Officials and international organizations across the globe had condemned a defeated coup attempt in Turkey, addressing their support to the Turkish government and people.
After the attempt on July 15, 2016 by the Fetullah Terrorist Organization (FETO), many country's expressed their backing of Turkey in statements issued by their governments and leaders.
The first country to express its support was Bosnia and Herzegovina, with former Bosniak member of the Presidency of Bosnia and Herzegovina Bakir Izetbegovic stress his support to "friendly nation Turkey" and Turkish President Recep Tayyip Erdogan.
Former Georgian President Giorgi Kvirikashvili and former Kazakh President Nursultan Nazarbayev were the first high-level visitors to Turkey after the coup attempt.
Though many European countries condemned the attempted putsch, most avoided visiting Turkey for a long period, while high-level officials from Bahrain, Palestine, Qatar, Iraq and Iran personally traveled to the country.
The Council of Europe, the European Parliament, the Parliamentary Assembly of the Council of Europe, the Parliamentary Assembly of the Organization for Security and Co-operation in Europe (OSCEPA), the UN and the Union of NGOs (non-governmental organizations) of the Islamic World, visited Ankara after the coup attempt.
The U.S threw its weight behind Turkey three hours after the coup it was announced that an attempt to overthrow the government had been launched, with Former Vice President Joe Biden visiting Turkey more than a month after the fact.
The extradition of the U.S.-based leader of FETO, Fetullah Gulen, has now become a major issue between Ankara and Washington.
In a press conference with Erdogan, Biden apologized for the delayed visit and said he had wished to come earlier.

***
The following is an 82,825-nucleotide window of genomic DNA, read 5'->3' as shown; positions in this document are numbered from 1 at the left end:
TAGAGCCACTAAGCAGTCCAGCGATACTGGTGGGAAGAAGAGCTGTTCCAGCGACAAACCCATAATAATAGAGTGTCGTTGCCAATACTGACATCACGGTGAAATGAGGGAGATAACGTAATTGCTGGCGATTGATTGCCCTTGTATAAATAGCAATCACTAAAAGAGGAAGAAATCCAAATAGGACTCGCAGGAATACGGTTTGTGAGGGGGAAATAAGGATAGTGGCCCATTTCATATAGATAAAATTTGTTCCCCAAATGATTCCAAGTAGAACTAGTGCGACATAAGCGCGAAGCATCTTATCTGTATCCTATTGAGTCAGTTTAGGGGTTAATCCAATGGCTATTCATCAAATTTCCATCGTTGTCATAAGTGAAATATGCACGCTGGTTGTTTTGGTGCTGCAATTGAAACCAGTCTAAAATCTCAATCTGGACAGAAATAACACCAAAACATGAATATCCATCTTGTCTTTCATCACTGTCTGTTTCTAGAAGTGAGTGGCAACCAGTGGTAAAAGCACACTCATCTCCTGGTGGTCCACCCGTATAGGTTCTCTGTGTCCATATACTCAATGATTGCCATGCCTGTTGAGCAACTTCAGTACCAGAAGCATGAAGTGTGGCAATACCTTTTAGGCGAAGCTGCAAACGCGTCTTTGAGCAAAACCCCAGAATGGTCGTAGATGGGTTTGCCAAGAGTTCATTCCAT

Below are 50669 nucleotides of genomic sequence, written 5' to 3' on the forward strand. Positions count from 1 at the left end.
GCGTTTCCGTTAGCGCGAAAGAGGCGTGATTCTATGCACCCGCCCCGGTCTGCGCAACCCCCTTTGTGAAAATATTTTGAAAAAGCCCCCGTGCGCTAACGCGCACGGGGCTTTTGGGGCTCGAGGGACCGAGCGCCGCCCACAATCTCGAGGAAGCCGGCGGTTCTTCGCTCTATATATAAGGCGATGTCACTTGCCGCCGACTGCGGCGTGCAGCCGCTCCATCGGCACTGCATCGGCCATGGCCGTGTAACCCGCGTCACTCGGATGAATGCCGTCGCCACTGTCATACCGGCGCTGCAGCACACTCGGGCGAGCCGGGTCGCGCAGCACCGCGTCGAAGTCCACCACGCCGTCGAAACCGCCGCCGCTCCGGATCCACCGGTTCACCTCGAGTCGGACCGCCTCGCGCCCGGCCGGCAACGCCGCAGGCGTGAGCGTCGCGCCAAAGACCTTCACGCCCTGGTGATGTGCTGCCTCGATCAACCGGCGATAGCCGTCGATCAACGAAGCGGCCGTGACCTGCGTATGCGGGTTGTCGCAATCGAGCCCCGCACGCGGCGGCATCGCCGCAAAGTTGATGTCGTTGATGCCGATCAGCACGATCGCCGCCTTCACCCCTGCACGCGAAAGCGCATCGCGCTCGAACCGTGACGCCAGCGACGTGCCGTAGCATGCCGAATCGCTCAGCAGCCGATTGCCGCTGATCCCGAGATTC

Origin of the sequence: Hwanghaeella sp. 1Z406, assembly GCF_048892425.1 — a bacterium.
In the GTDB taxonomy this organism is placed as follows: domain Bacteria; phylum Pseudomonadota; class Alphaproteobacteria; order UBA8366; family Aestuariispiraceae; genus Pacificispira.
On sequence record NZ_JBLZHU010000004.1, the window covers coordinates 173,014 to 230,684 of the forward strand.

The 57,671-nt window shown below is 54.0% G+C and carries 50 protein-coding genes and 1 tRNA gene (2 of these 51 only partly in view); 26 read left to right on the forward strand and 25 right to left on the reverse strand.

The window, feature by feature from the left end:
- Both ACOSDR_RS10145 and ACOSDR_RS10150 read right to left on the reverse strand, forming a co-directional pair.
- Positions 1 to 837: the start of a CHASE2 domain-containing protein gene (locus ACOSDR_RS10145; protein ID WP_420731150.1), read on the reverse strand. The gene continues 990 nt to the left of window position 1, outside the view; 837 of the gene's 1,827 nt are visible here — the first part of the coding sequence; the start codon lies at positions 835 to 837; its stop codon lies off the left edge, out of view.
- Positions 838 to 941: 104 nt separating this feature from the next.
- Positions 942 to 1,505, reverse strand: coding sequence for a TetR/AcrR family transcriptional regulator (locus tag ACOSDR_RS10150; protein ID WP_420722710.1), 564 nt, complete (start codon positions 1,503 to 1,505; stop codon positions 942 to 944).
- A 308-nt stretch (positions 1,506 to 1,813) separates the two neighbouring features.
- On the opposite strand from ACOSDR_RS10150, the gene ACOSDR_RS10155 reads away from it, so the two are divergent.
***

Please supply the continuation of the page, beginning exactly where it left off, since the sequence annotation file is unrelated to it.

Russian President Vladimir Putin was the first foreign leader to call President Erdogan after the attempt.
Erdogan also had a phone conversation with former U.S. President Barack Obama on July 19.
Obama condemned the coup attempt to overthrow a democratically-elected government and expressed his support for democracy in Turkey.
President Erdogan's telephone conversations included officials and leaders from Saudi Arabia's King Salman bin Abdulaziz to former Greek Prime Minister Alexis Tsipras, German Chancellor Angela Merkel, NATO Secretary-General Jens Stoltenberg.
The president and prime minister of the Turkish Republic of Northern Cyprus -- Mustafa Akinci and Huseyin Ozgurgun, respectively -- Macedonian President Gjorge Ivanov, Iraqi Parliament Speaker Salim al-Jabouri, Bulgarian Prime Minister Boyko Borisov, former Iraqi Kurdish Regional Government President Masoud Barzani, Pakistani Punjab State Prime Minister Shahbaz Sharif, also made visits to Turkey after the coup attempt.
FETO and its U.S.-based leader Fetullah Gulen orchestrated the defeated coup attempt of July 15, 2016, which left 251 people martyred and nearly 2,200 injured.
Ankara also accuses FETO of being behind a long-running campaign to overthrow the state through the infiltration of Turkish institutions, particularly the military, police, and judiciary.
Reporting by Nazli Yuzbasioglu
Writing by Dilara Hamit